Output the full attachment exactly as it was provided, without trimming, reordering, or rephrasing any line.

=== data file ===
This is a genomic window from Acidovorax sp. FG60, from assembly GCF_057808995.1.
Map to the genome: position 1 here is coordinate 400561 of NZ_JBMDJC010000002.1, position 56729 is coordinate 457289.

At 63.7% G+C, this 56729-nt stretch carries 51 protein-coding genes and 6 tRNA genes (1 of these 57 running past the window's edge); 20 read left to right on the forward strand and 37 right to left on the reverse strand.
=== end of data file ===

This is a genomic window from Acidovorax sp. FG60, from assembly GCF_057808995.1.
Map to the genome: position 1 here is coordinate 400561 of NZ_JBMDJC010000002.1, position 56729 is coordinate 457289.

At 63.7% G+C, this 56729-nt stretch carries 51 protein-coding genes and 6 tRNA genes (1 of these 57 running past the window's edge); 20 read left to right on the forward strand and 37 right to left on the reverse strand.